At the business end of a Saturn 5 rocket!

It is hard to describe the awesomeness of entering at the business end of a Saturn 5 rocket. The 5 engines looming like gigantic megaphones of doom overhead. Just thinking about the pure power of the F1 rocket engine is an almost futile task. The power of the fuel pump alone is about the same as a 747 jumbo jet with all 4 engines on full power! It is the most powerful single combustion chambre rocket engine ever built. On full tilt those 5 engines gobbled up 20 tonnes (40 000 pounds) of fuel per second!

The scale of the full lenght rocket!

Walking along the whole rocket we were struck by the scale of it all, the numbers are just silly. The first stage alone carries around 2 million litres (around half a million gallons) of kerosene and liquid oxygen. Stage 2 carries almost 1,3 million litres (around 340 000 gallons) of liquid hydrogen and liquid oxygen. The third stage carries around 320 000 litres (86 000 gallons) of liquid hydrogen and liquid oxygen. All this fuel is used in around 11 minutes until the craft has attained enough speed to reach earth orbit, and then the third stage is fired again to send the Apollo spacecraft out of earth orbit towards the moon. It’s a 2-3 minutes’ walk to reach the top of the spacecraft, and there it is, the tiny pod that contained the three astronauts going to the moon, plus the moon lander. It is like a gallon bottle of fuel to push a Nickle into space.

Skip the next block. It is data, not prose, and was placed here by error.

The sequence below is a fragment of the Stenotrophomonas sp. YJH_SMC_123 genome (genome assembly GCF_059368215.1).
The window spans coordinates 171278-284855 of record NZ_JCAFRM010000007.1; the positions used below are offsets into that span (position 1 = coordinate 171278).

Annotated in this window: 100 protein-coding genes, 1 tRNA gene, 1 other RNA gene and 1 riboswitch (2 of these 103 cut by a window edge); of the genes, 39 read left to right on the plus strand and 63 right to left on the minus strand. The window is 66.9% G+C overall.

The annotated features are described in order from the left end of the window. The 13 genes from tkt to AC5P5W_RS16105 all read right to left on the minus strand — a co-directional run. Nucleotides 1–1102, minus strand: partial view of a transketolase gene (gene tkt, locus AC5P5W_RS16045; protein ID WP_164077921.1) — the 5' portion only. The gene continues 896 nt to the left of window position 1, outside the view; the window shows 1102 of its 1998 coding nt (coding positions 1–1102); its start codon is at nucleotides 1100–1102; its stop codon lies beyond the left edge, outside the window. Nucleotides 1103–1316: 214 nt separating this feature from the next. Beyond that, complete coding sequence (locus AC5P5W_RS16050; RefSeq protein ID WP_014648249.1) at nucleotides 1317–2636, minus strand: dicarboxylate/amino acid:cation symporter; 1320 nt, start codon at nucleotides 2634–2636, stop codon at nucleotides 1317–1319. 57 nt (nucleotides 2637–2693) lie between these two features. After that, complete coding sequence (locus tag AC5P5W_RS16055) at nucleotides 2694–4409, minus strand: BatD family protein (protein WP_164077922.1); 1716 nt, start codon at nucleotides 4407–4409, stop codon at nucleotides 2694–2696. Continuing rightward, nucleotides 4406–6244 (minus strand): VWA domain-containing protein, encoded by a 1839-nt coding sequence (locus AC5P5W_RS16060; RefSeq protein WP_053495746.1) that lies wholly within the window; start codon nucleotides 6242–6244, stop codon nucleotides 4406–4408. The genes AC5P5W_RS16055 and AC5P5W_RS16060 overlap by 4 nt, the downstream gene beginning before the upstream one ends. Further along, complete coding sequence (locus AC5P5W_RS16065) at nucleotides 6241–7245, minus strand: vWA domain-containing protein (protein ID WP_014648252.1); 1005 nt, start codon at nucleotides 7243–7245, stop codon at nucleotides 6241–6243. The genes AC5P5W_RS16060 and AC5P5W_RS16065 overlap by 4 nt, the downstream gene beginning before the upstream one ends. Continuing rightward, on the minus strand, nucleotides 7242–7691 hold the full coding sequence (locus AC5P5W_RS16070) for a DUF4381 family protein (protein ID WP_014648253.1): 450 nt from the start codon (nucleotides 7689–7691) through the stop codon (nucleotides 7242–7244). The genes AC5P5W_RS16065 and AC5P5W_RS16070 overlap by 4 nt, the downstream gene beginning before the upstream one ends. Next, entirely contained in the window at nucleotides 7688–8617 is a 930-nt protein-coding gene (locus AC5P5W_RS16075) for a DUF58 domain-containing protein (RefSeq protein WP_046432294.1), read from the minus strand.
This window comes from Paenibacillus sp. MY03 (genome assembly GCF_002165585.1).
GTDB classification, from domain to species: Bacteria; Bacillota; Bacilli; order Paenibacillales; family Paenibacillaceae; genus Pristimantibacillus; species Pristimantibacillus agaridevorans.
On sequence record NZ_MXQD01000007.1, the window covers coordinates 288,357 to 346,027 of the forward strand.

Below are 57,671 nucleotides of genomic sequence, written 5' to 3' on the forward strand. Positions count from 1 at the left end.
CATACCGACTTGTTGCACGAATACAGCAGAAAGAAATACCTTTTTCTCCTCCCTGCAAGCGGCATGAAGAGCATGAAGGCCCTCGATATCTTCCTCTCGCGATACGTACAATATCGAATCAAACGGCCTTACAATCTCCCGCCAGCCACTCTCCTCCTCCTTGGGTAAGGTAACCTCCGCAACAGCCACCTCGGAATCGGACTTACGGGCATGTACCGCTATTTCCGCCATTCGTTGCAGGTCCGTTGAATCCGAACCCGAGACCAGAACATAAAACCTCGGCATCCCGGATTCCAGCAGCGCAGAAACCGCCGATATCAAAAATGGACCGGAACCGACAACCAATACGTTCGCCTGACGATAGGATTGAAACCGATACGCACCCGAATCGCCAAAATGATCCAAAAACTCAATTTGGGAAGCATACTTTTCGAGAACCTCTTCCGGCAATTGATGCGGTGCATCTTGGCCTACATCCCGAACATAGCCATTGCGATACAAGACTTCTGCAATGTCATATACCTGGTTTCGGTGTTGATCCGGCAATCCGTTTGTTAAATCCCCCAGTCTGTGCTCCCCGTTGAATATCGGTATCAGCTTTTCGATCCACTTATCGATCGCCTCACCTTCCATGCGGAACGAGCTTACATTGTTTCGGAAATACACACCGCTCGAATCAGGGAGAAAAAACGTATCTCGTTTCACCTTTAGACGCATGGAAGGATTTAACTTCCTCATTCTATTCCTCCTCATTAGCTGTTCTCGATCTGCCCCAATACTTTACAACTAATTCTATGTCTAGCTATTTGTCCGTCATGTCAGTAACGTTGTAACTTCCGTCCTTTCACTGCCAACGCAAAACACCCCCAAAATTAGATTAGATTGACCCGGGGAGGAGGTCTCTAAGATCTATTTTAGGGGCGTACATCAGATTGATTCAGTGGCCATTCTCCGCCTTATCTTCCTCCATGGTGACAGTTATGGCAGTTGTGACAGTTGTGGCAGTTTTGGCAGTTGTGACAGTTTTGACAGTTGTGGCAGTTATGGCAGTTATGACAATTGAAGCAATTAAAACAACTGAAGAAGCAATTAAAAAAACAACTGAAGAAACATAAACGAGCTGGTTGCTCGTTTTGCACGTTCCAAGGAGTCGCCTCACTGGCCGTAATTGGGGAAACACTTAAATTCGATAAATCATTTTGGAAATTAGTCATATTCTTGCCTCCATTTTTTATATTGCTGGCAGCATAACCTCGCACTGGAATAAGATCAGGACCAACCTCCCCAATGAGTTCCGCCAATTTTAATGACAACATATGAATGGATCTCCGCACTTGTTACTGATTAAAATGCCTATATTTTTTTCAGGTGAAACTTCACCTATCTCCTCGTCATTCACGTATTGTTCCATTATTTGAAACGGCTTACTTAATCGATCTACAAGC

There are great exhibits all around the hall and in smaller rooms adjoining the grand room with the Saturn 5. Original pods that landed in the sea after missions, space suits, space rocks and of course a space gift shop. It was truly awesome, and for Ørjan, this was almost enough, and he could have gone home a happy man.

We did, of course explore some more, after having a bus to ourselves we were driven back to the main centre where we walked to the space shuttle complex. Outside the complex are replicas of the solid rocket boosters used on the space shuttles, easily recognisable by the orange paint. Inside there was a circular concourse and after entering a grand hall, a nice video and music presentation of the space shuttle missions. The cool part was at the end when the whole end wall came up and revealed the Atlantis space shuttle, no replica, this was the real deal with marks and burns after being shot to space and re-entering back to earth. Again, there were lots of cool interactive displays, engines, space memorabilia and a very touching memorial to the astronauts lost on the Challenger and Columbia accidents.

We are sure that we could have used a full day, even two days on exploring more of the space centre. We used only a morning from 9am to lunch, and we are sure that we would have had to use much more time if the crowds had been bigger. We chose to see what the highlights to us were, the awesomeness of the Saturn 5 and the moon landing, and the space shuttle. Kennedy Space Centre is a kid’s dream, no matter how old that kid is, space is still the final frontier.

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  1. I loved my visit to the KSC. It was a surreal experience. I had to pause for a moment while looking at the launchpad from across the pond, wondering about the true level of humanity’s achievements. It’s definitely something you have to witness with your own eyes to feel. I’d love to go there again and witness an actual launch.